“They seriously need to make faster ships. Heh.” She continued, standing upright to finish a final wheeze. “Anyway, where’s dad? Can I go see him now?”
She only closed her eyes.
“Mom?” She stepped closer, lifting her eyelids as she knelt beside her mother.
“He’s gone, Sakira.”
A gasp. Sakira threw her gloved hands over her mouth as her blue eyes danced with sorrow. “I…I…”
Her eyes still closed, Katara turned her head slowly away from her, her lips quivering at the pain still fresh in her mind.
“I tried; I swear I tried to be here. I got on the next ship coming as soon as I got the message.” She inched forward on her knees, leaning over Katara’s lap to bury her face into her mother’s stomach. “Mom, I’m so sorry! I…dad…I didn’t get to say goodbye…”
Katara threw her head back, the pain returning as her eyes scanned the uncaring blue of the skies above. With a mind of their own, her arms slipped forward and wrapped around her daughter’s long, smooth hair and her shoulders, drawing her closer against her as tears reformed in her eyes.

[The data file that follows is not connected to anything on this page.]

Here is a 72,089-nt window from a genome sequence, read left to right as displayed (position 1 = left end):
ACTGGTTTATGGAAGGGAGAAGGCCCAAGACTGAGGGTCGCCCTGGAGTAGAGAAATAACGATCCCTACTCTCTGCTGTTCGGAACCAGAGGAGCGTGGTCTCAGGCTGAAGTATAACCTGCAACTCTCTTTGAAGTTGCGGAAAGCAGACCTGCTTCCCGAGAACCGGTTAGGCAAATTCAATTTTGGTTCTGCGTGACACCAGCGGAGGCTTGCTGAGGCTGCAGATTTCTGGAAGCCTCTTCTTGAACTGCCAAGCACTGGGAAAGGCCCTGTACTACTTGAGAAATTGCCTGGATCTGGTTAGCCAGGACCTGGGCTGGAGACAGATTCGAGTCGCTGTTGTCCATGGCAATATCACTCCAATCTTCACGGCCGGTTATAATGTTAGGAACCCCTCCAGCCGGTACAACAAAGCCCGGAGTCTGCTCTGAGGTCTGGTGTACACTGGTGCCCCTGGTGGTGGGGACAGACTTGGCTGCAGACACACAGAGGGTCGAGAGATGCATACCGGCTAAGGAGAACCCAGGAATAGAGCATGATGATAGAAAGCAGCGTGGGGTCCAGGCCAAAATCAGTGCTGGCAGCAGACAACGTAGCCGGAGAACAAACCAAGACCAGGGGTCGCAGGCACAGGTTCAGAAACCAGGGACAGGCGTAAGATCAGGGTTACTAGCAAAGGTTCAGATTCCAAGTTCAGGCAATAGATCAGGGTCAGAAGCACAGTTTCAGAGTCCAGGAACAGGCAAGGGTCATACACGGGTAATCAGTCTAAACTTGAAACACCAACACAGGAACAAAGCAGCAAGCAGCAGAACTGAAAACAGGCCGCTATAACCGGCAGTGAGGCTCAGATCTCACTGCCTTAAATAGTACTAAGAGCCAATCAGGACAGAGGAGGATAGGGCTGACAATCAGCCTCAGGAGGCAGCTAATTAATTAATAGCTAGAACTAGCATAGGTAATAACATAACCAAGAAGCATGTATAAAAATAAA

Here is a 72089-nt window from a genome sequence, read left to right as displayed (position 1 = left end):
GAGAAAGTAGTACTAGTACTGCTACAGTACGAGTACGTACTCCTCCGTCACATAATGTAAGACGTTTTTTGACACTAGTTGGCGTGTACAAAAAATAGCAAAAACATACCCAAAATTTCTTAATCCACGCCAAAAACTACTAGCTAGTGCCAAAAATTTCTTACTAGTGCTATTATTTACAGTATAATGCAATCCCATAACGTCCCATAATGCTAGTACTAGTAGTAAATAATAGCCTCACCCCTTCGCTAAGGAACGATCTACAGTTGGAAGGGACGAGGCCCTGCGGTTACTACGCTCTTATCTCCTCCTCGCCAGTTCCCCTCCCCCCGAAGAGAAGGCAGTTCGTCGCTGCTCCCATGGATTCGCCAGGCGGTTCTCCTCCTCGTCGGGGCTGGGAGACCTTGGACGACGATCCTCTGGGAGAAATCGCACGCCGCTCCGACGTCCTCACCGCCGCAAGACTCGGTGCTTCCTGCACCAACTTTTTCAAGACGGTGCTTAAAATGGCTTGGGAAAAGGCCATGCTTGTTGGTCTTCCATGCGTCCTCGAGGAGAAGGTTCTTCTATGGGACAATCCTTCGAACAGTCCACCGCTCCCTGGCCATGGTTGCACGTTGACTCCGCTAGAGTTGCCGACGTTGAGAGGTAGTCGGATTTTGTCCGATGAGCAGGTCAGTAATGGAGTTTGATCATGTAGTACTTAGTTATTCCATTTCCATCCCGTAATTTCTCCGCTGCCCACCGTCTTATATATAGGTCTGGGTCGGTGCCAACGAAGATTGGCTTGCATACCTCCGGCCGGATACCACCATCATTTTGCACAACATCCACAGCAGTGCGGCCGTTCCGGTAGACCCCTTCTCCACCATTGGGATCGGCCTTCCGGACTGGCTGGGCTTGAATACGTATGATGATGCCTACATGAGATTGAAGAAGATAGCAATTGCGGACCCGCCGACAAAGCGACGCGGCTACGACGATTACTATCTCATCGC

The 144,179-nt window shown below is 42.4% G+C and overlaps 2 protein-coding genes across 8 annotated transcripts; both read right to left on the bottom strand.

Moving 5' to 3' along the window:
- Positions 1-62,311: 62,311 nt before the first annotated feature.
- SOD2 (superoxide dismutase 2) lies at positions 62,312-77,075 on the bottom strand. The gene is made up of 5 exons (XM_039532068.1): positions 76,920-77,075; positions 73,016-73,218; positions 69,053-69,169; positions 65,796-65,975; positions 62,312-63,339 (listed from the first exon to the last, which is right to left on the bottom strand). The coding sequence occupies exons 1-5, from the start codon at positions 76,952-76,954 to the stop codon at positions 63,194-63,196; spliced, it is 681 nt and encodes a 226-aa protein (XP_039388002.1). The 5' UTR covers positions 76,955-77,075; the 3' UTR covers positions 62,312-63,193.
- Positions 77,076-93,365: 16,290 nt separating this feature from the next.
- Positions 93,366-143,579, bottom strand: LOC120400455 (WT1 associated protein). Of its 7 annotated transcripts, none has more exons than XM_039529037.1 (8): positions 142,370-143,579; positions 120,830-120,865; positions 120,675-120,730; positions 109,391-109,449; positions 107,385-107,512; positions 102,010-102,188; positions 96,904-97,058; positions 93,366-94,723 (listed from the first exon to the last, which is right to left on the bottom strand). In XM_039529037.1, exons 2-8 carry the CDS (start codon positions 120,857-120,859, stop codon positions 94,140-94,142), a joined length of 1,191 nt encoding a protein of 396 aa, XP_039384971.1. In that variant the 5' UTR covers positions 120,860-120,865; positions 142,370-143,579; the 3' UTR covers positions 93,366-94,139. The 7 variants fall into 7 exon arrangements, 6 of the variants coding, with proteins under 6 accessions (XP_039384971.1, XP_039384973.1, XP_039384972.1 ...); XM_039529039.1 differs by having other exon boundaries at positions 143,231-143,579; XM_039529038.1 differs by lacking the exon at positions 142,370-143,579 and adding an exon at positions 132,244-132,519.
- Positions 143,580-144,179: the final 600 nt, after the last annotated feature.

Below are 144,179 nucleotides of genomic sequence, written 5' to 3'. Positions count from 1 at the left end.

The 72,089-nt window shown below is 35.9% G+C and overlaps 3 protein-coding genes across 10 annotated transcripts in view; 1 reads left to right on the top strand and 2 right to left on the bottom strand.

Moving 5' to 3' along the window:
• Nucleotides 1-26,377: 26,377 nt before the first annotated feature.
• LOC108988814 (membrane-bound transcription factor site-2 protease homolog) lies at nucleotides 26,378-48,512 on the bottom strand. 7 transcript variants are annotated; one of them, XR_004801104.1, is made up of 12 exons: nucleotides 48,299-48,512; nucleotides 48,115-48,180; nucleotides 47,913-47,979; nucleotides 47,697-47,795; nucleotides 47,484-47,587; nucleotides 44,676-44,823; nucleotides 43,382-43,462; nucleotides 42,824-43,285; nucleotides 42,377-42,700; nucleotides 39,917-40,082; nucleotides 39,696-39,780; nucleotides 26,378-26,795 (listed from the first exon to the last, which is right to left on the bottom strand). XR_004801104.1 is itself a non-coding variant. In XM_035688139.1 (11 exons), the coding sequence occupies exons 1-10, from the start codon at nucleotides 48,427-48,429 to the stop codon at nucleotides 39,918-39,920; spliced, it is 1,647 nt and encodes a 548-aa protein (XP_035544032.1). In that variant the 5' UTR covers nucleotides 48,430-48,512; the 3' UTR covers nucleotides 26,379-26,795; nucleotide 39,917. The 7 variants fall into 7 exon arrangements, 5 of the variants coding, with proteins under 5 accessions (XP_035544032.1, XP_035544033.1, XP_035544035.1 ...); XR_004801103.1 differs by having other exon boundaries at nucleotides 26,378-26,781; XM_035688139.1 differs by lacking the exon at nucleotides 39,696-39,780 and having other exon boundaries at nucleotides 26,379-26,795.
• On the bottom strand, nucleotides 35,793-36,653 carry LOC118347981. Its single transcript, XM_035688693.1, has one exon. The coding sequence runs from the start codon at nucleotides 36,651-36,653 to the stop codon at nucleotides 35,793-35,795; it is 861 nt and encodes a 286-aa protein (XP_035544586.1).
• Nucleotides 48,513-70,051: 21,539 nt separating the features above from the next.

Mother and daughter hadn’t spoken further, simply supporting one another with their silent presence. Now with Sakira home, Katara had finally made her way back indoors to prepare dinner, leaving her to reflect on the porch.
Everywhere she turned, Aang’s presence loomed just out of sight, a constant memory, ever present. His scent still permeated the air, lingering in every fabric of their home. It was a wholesome, clean fragrance that had a knack for soothing her nerves, but not now. Their couch near the hallway held a simple yellow mat for his side, waiting for the Air Nomad who would never warm it again.
She stared idly into their, no- her, icebox, gazing at ingredients for making fruit pies that had been waiting for Aang’s handiwork for well on weeks. The ingredients themselves were still good, but she never could make those pies as well as Aang. She closed the box.
Her will died again, failing to make dinner as she simply collapsed into a nearby wooden chair at their, her, table. She swore she would never get used to things being solely hers now. Hunching over the table, she buried her face into her open palms and allowed her hair to cascade to its wooden surface, trying but failing to shake off her grief.
“Mother?” A deep, man’s voice called through the chill of the room. She didn’t turn to face him, opening her eyes to gaze at the table from between her hands. “Sakira told me everything…I’m sorry I didn’t make it in time.”